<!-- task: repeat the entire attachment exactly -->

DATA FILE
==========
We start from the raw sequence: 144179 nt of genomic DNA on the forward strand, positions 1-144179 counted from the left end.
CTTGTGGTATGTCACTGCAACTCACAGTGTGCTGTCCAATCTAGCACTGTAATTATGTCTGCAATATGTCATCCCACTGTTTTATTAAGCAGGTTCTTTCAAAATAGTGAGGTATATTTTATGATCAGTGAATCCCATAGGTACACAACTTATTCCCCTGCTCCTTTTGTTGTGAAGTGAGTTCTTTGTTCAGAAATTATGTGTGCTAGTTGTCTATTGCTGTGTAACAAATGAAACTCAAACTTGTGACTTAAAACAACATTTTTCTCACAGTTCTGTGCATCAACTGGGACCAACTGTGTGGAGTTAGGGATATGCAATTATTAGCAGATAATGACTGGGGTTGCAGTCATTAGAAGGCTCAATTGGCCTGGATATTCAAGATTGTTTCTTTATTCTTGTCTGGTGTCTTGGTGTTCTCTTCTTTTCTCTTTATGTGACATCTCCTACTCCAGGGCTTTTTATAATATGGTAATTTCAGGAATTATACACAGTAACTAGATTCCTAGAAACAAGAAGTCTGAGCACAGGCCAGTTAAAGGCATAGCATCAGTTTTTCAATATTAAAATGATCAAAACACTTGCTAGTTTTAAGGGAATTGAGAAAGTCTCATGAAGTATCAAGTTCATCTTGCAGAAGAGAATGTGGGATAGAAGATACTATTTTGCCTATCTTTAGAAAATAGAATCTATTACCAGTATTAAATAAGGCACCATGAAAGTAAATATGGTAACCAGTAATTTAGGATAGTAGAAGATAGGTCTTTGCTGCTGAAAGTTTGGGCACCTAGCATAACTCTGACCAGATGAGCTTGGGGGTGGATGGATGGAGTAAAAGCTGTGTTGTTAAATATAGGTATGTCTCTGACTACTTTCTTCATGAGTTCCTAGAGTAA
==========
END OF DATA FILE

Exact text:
We start from the raw sequence: 144179 nt of genomic DNA on the forward strand, positions 1-144179 counted from the left end.
CTTGTGGTATGTCACTGCAACTCACAGTGTGCTGTCCAATCTAGCACTGTAATTATGTCTGCAATATGTCATCCCACTGTTTTATTAAGCAGGTTCTTTCAAAATAGTGAGGTATATTTTATGATCAGTGAATCCCATAGGTACACAACTTATTCCCCTGCTCCTTTTGTTGTGAAGTGAGTTCTTTGTTCAGAAATTATGTGTGCTAGTTGTCTATTGCTGTGTAACAAATGAAACTCAAACTTGTGACTTAAAACAACATTTTTCTCACAGTTCTGTGCATCAACTGGGACCAACTGTGTGGAGTTAGGGATATGCAATTATTAGCAGATAATGACTGGGGTTGCAGTCATTAGAAGGCTCAATTGGCCTGGATATTCAAGATTGTTTCTTTATTCTTGTCTGGTGTCTTGGTGTTCTCTTCTTTTCTCTTTATGTGACATCTCCTACTCCAGGGCTTTTTATAATATGGTAATTTCAGGAATTATACACAGTAACTAGATTCCTAGAAACAAGAAGTCTGAGCACAGGCCAGTTAAAGGCATAGCATCAGTTTTTCAATATTAAAATGATCAAAACACTTGCTAGTTTTAAGGGAATTGAGAAAGTCTCATGAAGTATCAAGTTCATCTTGCAGAAGAGAATGTGGGATAGAAGATACTATTTTGCCTATCTTTAGAAAATAGAATCTATTACCAGTATTAAATAAGGCACCATGAAAGTAAATATGGTAACCAGTAATTTAGGATAGTAGAAGATAGGTCTTTGCTGCTGAAAGTTTGGGCACCTAGCATAACTCTGACCAGATGAGCTTGGGGGTGGATGGATGGAGTAAAAGCTGTGTTGTTAAATATAGGTATGTCTCTGACTACTTTCTTCATGAGTTCCTAGAGTAA